Education has been described as the most important aspect of human development, a key to a successful living, especially girl-child education (Micheal, 2011).

Girl-child education is a catch-all term for a complex set of issues and debates surrounding (primary education, secondary, and tertiary and health education in particular) for girls and women. Denying the girl-child access to education implies making her a dysfunctional member of the society. Statistics show that many girls are not enrolled in school. The global figure for out of school children is estimated at 121 million, 65 million are girls with over 80 percent of these girls in sub-Sahara Africa including Nigeria (UNICEF, 2007). The reality on ground is that among children not attending school there are twice as many girls as boys, and among illiterate adults there are twice as many women as men.

Improper education of the girl-child and women is characterized with low self-esteem, lack of confidence, insecurity and national development. Education is one of our fundamental rights (Ifijeh & Odaro 2011) and should be available at all levels. ‘If you educate a man, you train an individual but if you educate a woman, you train a nation’ (Offorma 2009). By sending a girl to school, she is far more likely to ensure that her children also receive an education. This proves that it is paramount to educate a female child and summarizes the fact that every educable individual either male or female, should seize the opportunity of being formally educated.

Desmond Tutu stated as a matter of fact “If we are going to see real development in the world then our best investment is women” This was further confirmed by Angela Thody’s remark, “The surest way to keep a people down is to educate the men and neglect the women.”

Therefore, education helps to empower girl children, develops their skills including confidence as well as self-esteem and protects them from harm such as sexual harassment and HIV in life as reported by UNICEF (2007). Today’s girl-child education is for her tomorrow’s living.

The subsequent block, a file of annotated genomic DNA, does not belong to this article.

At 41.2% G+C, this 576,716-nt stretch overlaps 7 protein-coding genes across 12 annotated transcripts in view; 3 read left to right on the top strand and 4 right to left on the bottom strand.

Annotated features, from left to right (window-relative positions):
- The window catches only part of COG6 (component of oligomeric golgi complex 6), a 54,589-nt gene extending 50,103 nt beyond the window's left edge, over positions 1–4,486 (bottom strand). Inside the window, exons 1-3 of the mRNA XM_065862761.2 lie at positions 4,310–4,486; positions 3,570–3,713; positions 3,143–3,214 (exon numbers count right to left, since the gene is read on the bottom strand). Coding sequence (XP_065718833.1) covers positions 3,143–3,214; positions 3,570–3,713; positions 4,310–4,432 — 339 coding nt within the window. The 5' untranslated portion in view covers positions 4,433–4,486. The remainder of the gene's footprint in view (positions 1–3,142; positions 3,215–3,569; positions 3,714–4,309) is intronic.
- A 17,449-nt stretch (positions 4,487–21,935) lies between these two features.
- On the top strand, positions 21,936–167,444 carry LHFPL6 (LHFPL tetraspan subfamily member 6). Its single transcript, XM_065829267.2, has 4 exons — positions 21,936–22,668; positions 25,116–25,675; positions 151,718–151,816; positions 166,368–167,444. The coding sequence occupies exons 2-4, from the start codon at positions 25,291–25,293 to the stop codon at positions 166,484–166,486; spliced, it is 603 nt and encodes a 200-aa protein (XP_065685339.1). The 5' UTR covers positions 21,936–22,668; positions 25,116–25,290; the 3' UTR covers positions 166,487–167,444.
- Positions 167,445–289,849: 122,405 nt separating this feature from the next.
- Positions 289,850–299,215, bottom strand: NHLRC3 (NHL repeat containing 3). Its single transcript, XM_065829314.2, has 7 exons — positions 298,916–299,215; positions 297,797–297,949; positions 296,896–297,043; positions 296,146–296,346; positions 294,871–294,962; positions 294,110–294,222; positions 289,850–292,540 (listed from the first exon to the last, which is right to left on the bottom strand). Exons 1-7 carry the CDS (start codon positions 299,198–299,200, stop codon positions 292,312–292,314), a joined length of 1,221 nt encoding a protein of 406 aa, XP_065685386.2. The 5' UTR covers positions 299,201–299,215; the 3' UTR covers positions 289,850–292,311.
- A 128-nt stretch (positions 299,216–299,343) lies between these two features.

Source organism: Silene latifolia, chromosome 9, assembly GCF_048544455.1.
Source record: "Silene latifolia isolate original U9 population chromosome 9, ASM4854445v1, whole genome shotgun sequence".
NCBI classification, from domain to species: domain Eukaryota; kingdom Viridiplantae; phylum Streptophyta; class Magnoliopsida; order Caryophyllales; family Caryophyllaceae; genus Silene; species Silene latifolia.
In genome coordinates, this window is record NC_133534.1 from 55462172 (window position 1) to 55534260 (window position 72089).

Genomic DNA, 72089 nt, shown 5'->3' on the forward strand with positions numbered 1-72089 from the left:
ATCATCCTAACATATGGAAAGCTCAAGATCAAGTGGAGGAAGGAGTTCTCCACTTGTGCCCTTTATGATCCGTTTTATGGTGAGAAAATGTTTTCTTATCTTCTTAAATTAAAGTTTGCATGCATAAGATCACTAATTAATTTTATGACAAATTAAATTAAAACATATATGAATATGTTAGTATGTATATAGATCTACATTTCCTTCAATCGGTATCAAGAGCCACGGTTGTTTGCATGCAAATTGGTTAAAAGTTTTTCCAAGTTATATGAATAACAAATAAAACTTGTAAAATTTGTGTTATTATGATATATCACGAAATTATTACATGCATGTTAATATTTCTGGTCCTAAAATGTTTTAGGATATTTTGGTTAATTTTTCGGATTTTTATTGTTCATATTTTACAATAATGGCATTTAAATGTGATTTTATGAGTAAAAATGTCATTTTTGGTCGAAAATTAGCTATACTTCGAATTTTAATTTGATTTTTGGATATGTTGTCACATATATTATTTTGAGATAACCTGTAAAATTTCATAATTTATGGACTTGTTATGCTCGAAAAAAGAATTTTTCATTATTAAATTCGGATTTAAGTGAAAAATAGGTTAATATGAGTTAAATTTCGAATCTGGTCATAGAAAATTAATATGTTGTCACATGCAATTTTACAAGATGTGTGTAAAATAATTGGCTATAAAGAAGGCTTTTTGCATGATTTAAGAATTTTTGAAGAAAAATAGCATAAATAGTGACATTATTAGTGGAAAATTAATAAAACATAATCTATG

Tool for national development:

Girl child education is the bedrock of development and a vital tool for nation building. An educated woman is empowered to make great contribution and ideologies to the society at large. Education increases their participation in the labour workforce particularly in the areas of science, technology, medicine etc., and their contributions to national and family income. And this improve their chances of being involved in decision making at various levels. Their full participation and cooperation is essentially needed to tackle socio-cultural, economic and environmental issues, particularly in crucial areas such as education and healthcare.

Excellent Leadership roles:

Women’s education can aid to empower women, encourage women to make better decisions and occupy leadership roles, improve their access to opportunities, and moreover, reduce discrimination against women (Eseyin et al. 2014). Most women are excellent managers of their homes and as such, can apply acquired managerial skills in the management of several units of the economy.

Psychological well-being:

The educated woman will develop a sense of self- worth, self-confidence and high self-esteem which automatically impacts positively on her psychology and social well-being leading to enhanced productivity, usefulness and contribution to the development of the society she lives in. An educated woman has the skills, information and self-confidence that she needs to be a better parent, worker and citizen.

Reduced rate of dependence:

Educated women tend to become self-sufficient, help sustain the country’s economic resources in terms of development, reduce their demands from spouses and sponsors, and finally meet up with their personal and societal needs.

A healthy nation:

Education of women brings about improvement of their health practices. Unhealthy cultural practices such as female genital mutilation will be a thing of the past if women are educated (Shu’aibu & Ayuba 2015).